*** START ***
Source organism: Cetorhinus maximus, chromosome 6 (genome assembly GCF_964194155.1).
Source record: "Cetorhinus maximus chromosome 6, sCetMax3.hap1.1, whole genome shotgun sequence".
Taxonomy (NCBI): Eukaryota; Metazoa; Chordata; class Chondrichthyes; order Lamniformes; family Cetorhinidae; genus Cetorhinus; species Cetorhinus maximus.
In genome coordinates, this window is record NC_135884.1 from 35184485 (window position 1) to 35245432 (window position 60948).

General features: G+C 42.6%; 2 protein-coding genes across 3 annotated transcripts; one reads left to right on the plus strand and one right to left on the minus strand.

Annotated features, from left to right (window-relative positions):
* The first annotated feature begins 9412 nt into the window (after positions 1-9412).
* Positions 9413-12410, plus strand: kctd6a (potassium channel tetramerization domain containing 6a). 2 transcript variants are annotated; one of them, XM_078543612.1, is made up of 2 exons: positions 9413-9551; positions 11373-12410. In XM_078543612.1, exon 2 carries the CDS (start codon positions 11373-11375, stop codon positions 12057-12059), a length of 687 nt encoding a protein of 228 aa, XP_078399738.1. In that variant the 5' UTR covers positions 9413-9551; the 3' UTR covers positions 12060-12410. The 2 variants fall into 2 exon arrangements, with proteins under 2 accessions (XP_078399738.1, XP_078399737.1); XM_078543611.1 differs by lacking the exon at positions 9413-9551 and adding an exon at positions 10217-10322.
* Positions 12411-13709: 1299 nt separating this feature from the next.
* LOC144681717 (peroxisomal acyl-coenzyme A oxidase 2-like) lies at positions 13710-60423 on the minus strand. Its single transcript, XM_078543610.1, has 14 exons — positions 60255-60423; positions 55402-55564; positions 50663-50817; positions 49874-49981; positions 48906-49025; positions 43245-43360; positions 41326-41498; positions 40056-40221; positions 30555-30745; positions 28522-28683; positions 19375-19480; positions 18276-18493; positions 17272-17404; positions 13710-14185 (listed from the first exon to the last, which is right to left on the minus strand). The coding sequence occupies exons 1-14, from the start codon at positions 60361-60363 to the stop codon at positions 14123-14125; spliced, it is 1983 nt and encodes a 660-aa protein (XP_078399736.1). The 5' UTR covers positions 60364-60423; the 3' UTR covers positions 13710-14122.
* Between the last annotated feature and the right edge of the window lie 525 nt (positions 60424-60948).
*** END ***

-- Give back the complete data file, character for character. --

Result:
Source organism: Cetorhinus maximus, chromosome 6 (genome assembly GCF_964194155.1).
Source record: "Cetorhinus maximus chromosome 6, sCetMax3.hap1.1, whole genome shotgun sequence".
Taxonomy (NCBI): Eukaryota; Metazoa; Chordata; class Chondrichthyes; order Lamniformes; family Cetorhinidae; genus Cetorhinus; species Cetorhinus maximus.
In genome coordinates, this window is record NC_135884.1 from 35184485 (window position 1) to 35245432 (window position 60948).

General features: G+C 42.6%; 2 protein-coding genes across 3 annotated transcripts; one reads left to right on the plus strand and one right to left on the minus strand.

Annotated features, from left to right (window-relative positions):
* The first annotated feature begins 9412 nt into the window (after positions 1-9412).
* Positions 9413-12410, plus strand: kctd6a (potassium channel tetramerization domain containing 6a). 2 transcript variants are annotated; one of them, XM_078543612.1, is made up of 2 exons: positions 9413-9551; positions 11373-12410. In XM_078543612.1, exon 2 carries the CDS (start codon positions 11373-11375, stop codon positions 12057-12059), a length of 687 nt encoding a protein of 228 aa, XP_078399738.1. In that variant the 5' UTR covers positions 9413-9551; the 3' UTR covers positions 12060-12410. The 2 variants fall into 2 exon arrangements, with proteins under 2 accessions (XP_078399738.1, XP_078399737.1); XM_078543611.1 differs by lacking the exon at positions 9413-9551 and adding an exon at positions 10217-10322.
* Positions 12411-13709: 1299 nt separating this feature from the next.
* LOC144681717 (peroxisomal acyl-coenzyme A oxidase 2-like) lies at positions 13710-60423 on the minus strand. Its single transcript, XM_078543610.1, has 14 exons — positions 60255-60423; positions 55402-55564; positions 50663-50817; positions 49874-49981; positions 48906-49025; positions 43245-43360; positions 41326-41498; positions 40056-40221; positions 30555-30745; positions 28522-28683; positions 19375-19480; positions 18276-18493; positions 17272-17404; positions 13710-14185 (listed from the first exon to the last, which is right to left on the minus strand). The coding sequence occupies exons 1-14, from the start codon at positions 60361-60363 to the stop codon at positions 14123-14125; spliced, it is 1983 nt and encodes a 660-aa protein (XP_078399736.1). The 5' UTR covers positions 60364-60423; the 3' UTR covers positions 13710-14122.
* Between the last annotated feature and the right edge of the window lie 525 nt (positions 60424-60948).